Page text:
EASY RIDER HARLEY IS A BLAST…
Getting my leg over a Harley Davidson has been an itch I’ve been aching to scratch for some time.
I ride (Vespa aside) a Triumph Street Triple, which is arguably the best all round naked bike money can buy. I love my Street so much that I’ve fantasised of squeezing her into my bed, so I could spoon her all night long.
But when I think of my dream motorcycle line-up I’d want to accompany her in my garage with a café racer and a cruiser. Enter Sycamore Harley-Davidson in Uppingham.
The guys at our local Harley dealership got word of my dream machine wish list and suggested I took their ‘baby’ Harley out for a weekend blast.
Admittedly, I’d had my eye on trying out the Iron 883 for more than a year and when the opportunity all of a sudden presented itself I tried to be cool and dismiss the offer as ‘just another bike’.
I’ve always interpreted Harley riders as being mature but with an inner rebellious streak if provoked. Therefore my reaction had to be a placid one when really inside I was ecstatic, especially when my preferred matt black colour was presented before me.
Style ***** (Star ratings out of five)
The first thing you notice when laying eyes on the Iron is just how sexy this bike is. It’s not sexy in a Kylie Minogue way but more Beyonce if you like. The bike oozes style, confidence and curves. Her DNA is all cruiser but as I found out on the open road, she’s nimble enough to be a back alley bruiser.
It’s designed to appeal to minimalist fans who are looking for a raw, stripped down machine that’s as dark as they come and with attitude. She’s definitely a looker and when you’re riding it she gives you an air of the ‘big I am’. This is because you know people are staring and you know they’re thinking ‘what a cool Harley’, which by default makes you cool too.
This is the area I had to adapt to the most, which isn’t surprising after having just jumped off my Street. They’re obviously two totally different bikes and whereas mine brings out the hooligan in you the Harley makes you sit up and savour the moment. If you were describing the Iron’s mannerisms it’d be the calming nature of Godfather Vito Corleone while my Street is more like his bad tempered son, Sonny Corleone.
The bars on the Iron are what Harley call ‘slammed drag-style’. At first glance I was worried my stubby arms would be at full stretch but they’re actually quite a comfortable bend and place your arms at a fairly natural stance.
There’s no place for a pillion on this bike, so leave the missus at home. This Harley is pure selfishness. It’s for those who want to tear up asphalt and backroads instead of stopping off after five miles for a prosecco and pizza picnic. The seat was low for shorties like me and very comfortable and the overall riding position was a doddle.
My only issue was with the unusual placement of mid-mounted foot-pegs. My feet didn’t fall naturally onto them and I found myself on occasion searching for the gear leaver and rear brake. Then again it’s an unfair comparison to make with my Street whose pegs are positioned in more of a sports bike way, which is what I’m used to.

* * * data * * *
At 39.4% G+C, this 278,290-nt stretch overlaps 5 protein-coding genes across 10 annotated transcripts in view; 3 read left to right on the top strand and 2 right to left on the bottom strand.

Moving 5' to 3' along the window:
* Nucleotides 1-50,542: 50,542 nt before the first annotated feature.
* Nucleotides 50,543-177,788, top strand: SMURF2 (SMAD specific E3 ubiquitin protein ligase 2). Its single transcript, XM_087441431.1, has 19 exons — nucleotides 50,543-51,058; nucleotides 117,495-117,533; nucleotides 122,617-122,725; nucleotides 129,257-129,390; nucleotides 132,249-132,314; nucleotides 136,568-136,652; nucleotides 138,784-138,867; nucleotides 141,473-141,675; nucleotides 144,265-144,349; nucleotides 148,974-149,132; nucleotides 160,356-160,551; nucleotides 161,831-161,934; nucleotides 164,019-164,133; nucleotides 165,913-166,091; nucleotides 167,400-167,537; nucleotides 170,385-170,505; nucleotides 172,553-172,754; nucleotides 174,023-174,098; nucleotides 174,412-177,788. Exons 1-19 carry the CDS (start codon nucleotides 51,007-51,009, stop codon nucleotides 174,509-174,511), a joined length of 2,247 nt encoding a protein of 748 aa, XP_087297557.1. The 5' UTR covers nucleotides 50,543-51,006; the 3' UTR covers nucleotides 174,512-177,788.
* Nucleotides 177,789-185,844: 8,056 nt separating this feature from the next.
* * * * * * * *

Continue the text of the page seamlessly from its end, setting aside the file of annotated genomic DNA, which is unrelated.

You don’t need a key to start the engine, it comes with a fob that you can keep in your pocket. The Iron fires up at the start of a button and it’s at this point when you notice the mirrors are placed beneath the bars. I didn’t think I’d like it at first but after a couple of miles of adapting this quirky feature became second nature.
The instrumentation does what it says on the tin. The trip meters, clock, gear selection and revs are all shown on an LCD strip and are easy to read thanks to the high positioning of the speedometer.
On pulling away you immediately appreciate the long, low gearing and how surprisingly light and manoeuvrable the Iron is. She weighs around 75 kilos more than my Street but you wouldn’t know it. Even at low speeds I never got the feeling that she had a mind of her own and at junctions you’re always in control because the low seat height means your feet are planted firmly on the floor.
Another welcome surprise was just how much ground clearance she has, giving you confidence when tipping her into bends. The seat and peanut-style tank do a good job of keeping you in one place and you don’t find yourself fidgeting around.
I’ve given this a generous four star rating because the Iron isn’t about performance although she’ll happy sit at 100mph (so the spec sheet says). Acceleration is swift and there’s plenty of low down grunt thanks to an 833cc engine that churns out bags of torque.
Unlike Harley’s of old this one’s lump is rubber mounted, which reduces vibration and makes it more civilised. There are only five gears to play with but in truth that’s all you need and the light clutch lever action is a delight for a bike of this size.
Much like the mid-mounted pegs I found the brakes took a while to get used to. This again is because I’m used to the tank slapping brakes on my Street that are designed to be responsive given the 140mph + top speed. The Iron’s brakes were progressive and it meant planning my stopping a little earlier than I’m accustomed to.
Verdict **** (4 and 1/2 stars)
A smidgen over four stars only because I think I’d have preferred a bigger engine (next time I’ll opt for a 1,200cc) and a bit more noise from those gorgeous sweeping exhaust pipes. That said, the Iron is the perfect choice for an entry level cruiser. She’s by no means intimidating and all in all a very easy rider.
If you want an old school, aggressive bike that gives you an authentic, no nonsense throwback riding experience then look no further than this great value machine made by one of the world’s most iconic motorcycle manufacturers.
My thanks to Sycamore Harley-Davidson in Uppingham.
Tel: 01572 823296
Photos: Emma Bothamley for ESP Magazine